Well, first things first, this anime looks like it’s the type of show that could be thoroughly enjoyed purely on the visual level. Lush, bright, vibrant colors define the episode, and it provides the thing with an added dose of energy and forward drive–you never get bored watching the colorful backgrounds and how they interact with the characters, even though they’re not the most sharply designed group in the bunch. This is one of Nakamura’s strong points, his use and infusion of an extensive color palette into the plainest, but acutely imagined backgrounds, and it’s become sort of a trademark for him. It’s been in Mononoke, and has been there ever since, with probably mixed results. This time, though, the visuals are more subdued than the director’s earlier work, but markedly less sterilized than his most recent production. Every other frame there’s a splash of color that keeps viewers glued to the screen, and together with the fun and punchy directing, the episode results in an entertaining romp that promises good things in the future.

I liked how the characters were managed here. At first glance the series does look like your typical garden variety high school anime (just added the bonus Kenji Nakamura flavor), but the episode makes it work in such a way that’s legitimately fun without resorting to the same old tricks and tired cliches riddling such shows. I liked the way the water effects were used to highlight the main character’s social awkwardness, especially the first time, where the scene ends in him “swimming” his way out of the school building. It was a deft touch, but one which serves the dual purpose of playful directing and character introduction. Then there’s the weird kid with the fishbowl, who in other anime would have come off as insufferably obnoxious and annoyingly loud and would have destroyed the show’s natural charisma and torpedoed its fun character dynamic–but here he really was fun to watch and was in fact one of the reasons the first episode was as enjoyable as it is.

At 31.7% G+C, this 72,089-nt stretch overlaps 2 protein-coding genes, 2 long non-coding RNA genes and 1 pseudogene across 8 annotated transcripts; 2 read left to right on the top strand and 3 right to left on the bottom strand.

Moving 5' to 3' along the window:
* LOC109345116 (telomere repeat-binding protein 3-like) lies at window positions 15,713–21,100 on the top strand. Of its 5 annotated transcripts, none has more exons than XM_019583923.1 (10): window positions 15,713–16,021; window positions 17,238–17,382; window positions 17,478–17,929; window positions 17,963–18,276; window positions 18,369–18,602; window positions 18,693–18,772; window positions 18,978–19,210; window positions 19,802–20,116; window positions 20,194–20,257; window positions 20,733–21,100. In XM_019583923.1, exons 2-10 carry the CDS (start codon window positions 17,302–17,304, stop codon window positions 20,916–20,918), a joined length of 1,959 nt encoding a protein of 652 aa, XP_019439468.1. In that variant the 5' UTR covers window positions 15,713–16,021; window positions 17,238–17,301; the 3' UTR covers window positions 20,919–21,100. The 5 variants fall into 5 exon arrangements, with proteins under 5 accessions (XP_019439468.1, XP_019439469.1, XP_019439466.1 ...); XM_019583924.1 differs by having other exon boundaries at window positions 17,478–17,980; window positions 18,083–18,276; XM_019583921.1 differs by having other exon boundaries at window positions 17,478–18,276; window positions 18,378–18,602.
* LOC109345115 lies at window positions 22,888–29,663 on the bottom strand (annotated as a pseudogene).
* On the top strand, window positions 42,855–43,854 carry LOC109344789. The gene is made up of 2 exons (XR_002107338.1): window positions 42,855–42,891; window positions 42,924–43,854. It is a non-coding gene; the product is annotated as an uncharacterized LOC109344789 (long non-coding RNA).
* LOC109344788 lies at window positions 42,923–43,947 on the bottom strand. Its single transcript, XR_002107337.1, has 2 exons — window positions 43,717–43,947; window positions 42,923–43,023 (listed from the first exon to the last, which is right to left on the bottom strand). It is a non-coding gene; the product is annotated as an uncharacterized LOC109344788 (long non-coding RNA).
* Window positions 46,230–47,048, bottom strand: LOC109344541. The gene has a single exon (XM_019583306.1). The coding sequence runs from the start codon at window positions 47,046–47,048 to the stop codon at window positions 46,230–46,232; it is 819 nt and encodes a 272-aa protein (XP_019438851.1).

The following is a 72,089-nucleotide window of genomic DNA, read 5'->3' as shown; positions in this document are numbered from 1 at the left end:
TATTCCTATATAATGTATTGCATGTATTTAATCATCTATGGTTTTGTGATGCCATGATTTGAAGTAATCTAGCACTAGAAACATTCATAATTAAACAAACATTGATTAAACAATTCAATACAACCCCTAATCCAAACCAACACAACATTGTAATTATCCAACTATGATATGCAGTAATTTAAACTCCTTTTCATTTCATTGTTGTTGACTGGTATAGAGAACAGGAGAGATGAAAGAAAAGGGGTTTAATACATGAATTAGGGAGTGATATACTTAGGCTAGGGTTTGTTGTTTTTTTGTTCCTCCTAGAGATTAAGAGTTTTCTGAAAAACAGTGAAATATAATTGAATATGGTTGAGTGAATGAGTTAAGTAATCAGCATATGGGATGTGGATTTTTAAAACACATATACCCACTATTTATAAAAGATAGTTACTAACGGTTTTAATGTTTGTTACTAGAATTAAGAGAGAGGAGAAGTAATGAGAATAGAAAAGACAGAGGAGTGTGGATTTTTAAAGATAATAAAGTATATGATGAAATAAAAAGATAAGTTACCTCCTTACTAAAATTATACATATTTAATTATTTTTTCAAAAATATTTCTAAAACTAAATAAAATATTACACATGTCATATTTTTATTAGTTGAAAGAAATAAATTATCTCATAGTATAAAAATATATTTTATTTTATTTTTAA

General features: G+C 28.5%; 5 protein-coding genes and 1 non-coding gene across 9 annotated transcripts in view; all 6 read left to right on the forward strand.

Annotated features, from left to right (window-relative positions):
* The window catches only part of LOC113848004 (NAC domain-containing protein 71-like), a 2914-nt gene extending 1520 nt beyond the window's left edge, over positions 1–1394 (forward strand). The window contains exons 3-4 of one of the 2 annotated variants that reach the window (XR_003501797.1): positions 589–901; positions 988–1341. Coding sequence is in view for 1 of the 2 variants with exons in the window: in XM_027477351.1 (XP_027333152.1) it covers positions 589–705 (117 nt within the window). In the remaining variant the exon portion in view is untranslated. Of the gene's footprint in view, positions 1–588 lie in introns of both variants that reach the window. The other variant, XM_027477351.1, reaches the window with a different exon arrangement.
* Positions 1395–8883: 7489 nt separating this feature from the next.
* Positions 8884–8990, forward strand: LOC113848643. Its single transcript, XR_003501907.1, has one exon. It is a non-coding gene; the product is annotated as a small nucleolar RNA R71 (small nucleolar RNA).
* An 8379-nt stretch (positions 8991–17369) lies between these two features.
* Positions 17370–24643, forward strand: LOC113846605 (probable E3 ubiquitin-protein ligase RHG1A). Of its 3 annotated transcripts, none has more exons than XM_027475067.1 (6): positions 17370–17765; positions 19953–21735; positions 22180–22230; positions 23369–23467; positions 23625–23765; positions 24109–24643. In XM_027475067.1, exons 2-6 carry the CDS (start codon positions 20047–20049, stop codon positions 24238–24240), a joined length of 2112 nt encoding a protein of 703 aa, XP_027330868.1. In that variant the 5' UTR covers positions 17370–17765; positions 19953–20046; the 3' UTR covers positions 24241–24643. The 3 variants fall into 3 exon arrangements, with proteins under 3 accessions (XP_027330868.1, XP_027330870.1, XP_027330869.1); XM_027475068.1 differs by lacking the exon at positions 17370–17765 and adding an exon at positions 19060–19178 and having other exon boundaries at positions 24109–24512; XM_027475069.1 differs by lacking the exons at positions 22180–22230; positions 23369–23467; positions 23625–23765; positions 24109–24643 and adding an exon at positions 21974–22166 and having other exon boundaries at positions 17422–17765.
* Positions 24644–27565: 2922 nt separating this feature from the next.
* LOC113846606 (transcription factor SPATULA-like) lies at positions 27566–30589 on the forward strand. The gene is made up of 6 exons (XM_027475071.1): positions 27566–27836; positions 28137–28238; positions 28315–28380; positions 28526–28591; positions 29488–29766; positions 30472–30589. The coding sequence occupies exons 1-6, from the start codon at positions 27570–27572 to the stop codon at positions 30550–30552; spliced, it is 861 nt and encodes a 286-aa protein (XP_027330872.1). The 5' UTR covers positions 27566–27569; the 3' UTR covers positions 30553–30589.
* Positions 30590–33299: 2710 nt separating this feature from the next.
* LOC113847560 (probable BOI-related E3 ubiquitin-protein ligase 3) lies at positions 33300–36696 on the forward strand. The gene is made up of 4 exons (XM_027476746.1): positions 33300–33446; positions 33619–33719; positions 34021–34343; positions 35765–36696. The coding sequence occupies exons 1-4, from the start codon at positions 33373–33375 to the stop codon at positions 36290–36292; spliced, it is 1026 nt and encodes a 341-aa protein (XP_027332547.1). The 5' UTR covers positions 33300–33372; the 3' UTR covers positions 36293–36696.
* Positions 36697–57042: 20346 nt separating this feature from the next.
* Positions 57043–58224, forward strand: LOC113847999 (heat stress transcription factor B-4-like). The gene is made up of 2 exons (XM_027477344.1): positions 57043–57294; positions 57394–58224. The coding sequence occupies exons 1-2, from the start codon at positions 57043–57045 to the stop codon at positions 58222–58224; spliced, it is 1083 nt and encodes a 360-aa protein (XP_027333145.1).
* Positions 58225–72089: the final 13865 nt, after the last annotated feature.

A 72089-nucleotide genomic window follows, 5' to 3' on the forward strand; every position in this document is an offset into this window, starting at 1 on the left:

So far the show is looking like it’s going to be more easygoing and lighthearted, and I appreciate that. Nakamura may bring in some twists or other during the course of the show, but for now I think I prefer this genuinely delightful audiovisual escapade. It’s a refreshing switch, a middle ground, so to speak on the spectrum of high school comedy anime. This year’s Noitamina is shaping up to be one of the more impressive blocks yet, and Tsuritama is only one of those reasons, as I was soon to find out.

 

it's about time Mills Davis got his airtime

Kids on the Slope (Shinichiro Watanabe, MAPPA/Tezuka Productions) #1

So finally, after eight years, Shinichiro Watanabe is back to directing a TV anime. In the past few years, he’s been busy doing work on tangentially related work: music producing, directing OPs, and the occasional short or two. But, as a self-professed fan of the man, hearing about his return to TV was great news. In this already delectably stacked season, I got to say I was looking forward to watching this show the most. Not only because of his return to the director’s chair, but even more because he’s brought back Yoko Kanno to work with him again, and then because the series itself revolves around jazz music. It’s been about fifteen years since Cowboy Bebop, after all.

After watching Watanabe’s prior work, you’d be hard-pressed to imagine that the guy was going to be directing a low-key and sensitive dramatic story years down that line. And I won’t blame you, he’s pretty much made his name directing cool action series, with its commensurate amount of swagger and groovy sexiness. So learning that he was going to be in charge of a series firmly placed at the exact opposite end of the anime spectrum admittedly gave me some reservations. How was he going to play his cards in a game he hasn’t played before? That was one of my doubts going into this series, but after watching episode 1, I’d say he’s dealing his cards pretty damn well.